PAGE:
Not on display
- Richard Long born 1945
- Photograph, colour on paper
- Support: 810 × 1115 mm
frame: 835 × 1142 × 40 mm
- ARTIST ROOMS
Tate and National Galleries of Scotland. Lent by Anthony d'Offay 2010
On long term loan
This black and white photograph depicts a barren, rocky landscape with cliffs in the distance and a cloudy sky above. In the lower half of the image a ring of stones can be seen on the ground, although it appears elliptical due to the angle of the camera. The sense of spatial recession is enhanced by the parallel crevices in the surface of the rocky ground that lead from the bottom corners of the print to the centre of the image. Beneath the photograph, on the off-white mount, the title ‘A CIRCLE IN IRELAND’ is handwritten in red pencil, and beneath this is the location and date of the piece, ‘COUNTY CLARE 1975’, handwritten in graphite pencil.
Long arranged the stones into a circle while walking in the west of Ireland, a terrain which the artist has described as ‘my type of landscape, a sort of stony, wet desert, also with a lot of nice people and a lot of humour and beautiful music’ (Long 1991, p.249). The artist has made many other works in Ireland, including Connemara Sculpture 1971 (Tate AL00215) and Roisin Dubh – A Slow Air 1976 (Tate P03132). A Circle in Ireland was made in County Clare in the karst landscape known as the Burren. This area was created by glacial processes and consists of limestone pavements with slabs (‘clints’) through which cracks or ‘grikes’ run. In Long’s photograph the Cliffs of Moher are visible on the horizon.
In his photograph Long has used the grikes to emphasise the perspective lines, drawing the eye to the sculpture. The man-made curved form of the circle serves to interrupt the naturally occurring straight lines of this landscape. As Long says: ‘You could say that my work is also a balance between the patterns of nature and the formalism of human, abstract ideas like lines and circles. It is where my human characteristics meet the natural forces and patterns of the world, and that is really the kind of subject of my work.’ (Long 1991, p.250.)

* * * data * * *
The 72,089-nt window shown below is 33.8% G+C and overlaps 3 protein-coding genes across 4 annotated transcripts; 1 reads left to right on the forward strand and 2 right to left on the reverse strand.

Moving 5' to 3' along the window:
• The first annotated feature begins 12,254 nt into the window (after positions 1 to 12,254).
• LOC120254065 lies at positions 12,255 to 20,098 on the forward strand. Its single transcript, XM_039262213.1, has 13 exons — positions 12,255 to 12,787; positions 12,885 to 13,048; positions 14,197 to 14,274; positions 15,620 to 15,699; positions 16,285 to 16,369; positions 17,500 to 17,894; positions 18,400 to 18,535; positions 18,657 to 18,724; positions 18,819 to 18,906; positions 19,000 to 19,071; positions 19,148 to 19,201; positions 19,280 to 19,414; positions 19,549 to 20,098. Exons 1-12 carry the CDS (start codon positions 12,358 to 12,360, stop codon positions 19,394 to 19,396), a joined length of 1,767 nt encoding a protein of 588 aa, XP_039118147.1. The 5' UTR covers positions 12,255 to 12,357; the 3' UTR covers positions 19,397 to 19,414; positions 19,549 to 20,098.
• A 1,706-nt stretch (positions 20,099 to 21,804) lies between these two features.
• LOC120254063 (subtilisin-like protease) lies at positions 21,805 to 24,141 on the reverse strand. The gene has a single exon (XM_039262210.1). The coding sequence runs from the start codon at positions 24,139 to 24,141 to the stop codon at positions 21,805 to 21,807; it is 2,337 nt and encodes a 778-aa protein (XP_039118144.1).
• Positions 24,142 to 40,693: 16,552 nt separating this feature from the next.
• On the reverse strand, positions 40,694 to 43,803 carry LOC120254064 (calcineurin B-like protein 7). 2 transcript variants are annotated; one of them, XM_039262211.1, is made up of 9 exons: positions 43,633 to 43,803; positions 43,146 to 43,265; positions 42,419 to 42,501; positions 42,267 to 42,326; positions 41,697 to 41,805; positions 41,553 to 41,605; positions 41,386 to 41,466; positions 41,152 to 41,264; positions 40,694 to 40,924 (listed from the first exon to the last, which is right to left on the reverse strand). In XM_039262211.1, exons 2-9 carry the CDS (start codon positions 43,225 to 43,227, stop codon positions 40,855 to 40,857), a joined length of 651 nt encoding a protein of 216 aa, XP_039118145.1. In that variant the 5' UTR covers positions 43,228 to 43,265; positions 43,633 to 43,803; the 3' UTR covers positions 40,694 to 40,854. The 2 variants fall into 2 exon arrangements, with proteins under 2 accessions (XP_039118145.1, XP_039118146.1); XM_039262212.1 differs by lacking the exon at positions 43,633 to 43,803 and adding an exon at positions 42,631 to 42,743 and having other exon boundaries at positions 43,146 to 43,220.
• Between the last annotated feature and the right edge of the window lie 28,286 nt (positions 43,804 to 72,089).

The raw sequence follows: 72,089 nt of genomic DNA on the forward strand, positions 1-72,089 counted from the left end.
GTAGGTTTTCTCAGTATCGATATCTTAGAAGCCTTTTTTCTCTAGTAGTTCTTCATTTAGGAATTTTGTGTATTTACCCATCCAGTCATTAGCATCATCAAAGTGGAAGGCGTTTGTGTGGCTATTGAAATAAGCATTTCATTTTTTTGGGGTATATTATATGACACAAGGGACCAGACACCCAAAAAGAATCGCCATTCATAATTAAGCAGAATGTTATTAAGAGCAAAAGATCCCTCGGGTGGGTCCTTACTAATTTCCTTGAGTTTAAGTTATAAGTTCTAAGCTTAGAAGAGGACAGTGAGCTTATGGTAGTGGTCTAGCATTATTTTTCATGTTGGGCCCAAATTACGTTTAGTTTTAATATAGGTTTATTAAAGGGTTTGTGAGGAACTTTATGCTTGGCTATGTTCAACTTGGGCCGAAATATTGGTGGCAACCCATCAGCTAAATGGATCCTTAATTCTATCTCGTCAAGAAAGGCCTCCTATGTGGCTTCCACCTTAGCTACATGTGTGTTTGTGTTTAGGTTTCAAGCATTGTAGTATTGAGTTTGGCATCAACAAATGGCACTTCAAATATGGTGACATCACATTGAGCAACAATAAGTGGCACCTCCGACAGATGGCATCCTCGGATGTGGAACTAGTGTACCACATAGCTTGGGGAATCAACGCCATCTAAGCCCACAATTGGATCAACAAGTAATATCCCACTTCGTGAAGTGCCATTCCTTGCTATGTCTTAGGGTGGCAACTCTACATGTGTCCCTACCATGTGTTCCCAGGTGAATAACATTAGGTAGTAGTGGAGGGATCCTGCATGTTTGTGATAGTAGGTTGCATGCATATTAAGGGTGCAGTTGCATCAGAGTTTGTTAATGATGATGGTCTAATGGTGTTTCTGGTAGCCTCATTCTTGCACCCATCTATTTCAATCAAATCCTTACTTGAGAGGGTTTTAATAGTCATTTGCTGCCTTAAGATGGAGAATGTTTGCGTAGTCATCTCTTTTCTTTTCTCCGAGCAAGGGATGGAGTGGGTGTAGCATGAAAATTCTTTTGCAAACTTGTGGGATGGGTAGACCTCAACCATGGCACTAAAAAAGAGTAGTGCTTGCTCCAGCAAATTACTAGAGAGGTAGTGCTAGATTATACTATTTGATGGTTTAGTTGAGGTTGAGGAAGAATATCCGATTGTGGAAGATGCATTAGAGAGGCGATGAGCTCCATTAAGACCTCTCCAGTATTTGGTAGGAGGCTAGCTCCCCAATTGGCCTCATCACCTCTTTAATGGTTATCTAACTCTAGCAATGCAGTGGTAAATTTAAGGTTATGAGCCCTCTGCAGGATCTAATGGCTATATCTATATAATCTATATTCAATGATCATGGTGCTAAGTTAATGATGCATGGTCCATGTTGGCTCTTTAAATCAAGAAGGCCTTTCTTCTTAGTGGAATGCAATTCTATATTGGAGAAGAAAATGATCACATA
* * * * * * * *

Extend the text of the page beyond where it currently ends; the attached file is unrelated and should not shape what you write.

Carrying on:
Long first arranged stones into a circle to create an artwork while he was walking in the Andes mountains in South America (see Circle in the Andes 1972, reproduced in Long 1991, p.78). The circle is one of the most common geometric forms in Long’s work. When working in the landscape, the artist uses materials found naturally in the immediate vicinity, a practice that has produced circles made from a range of materials, from stone, such as A Circle in Ireland, wood, including A Circle in Alaska 1977 (Tate AL00212), and even cacti, such as Circle in Africa 1978 (Tate AL00218). He has also used the circle as a shape around which to construct a walk, as in Concentric Days 1996 (Tate AR00213). Long has remarked: ‘A circle is beautiful, powerful, but also neutral and abstract. I realised it could serve as a constant form, always with new content. A circle could carry a different walking idea, or collection of stones, or be in a different place, each time.’ (Cited in Alison Sleeman, Richard Long: Mirage, London 1998, p.13.)
Richard Long (ed.), Richard Long: Walking in Circles, exhibition catalogue, Hayward Gallery, London 1991, reproduced p.57.
Ben Tufnell (ed.), Richard Long: Selected Statements & Interviews, London 2007, pp.69, 101.
Clarrie Wallis (ed.), Richard Long: Heaven and Earth, exhibition catalogue, Tate Britain, London 2009, reproduced p.105.
University of Edinburgh
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- environment / nature(388)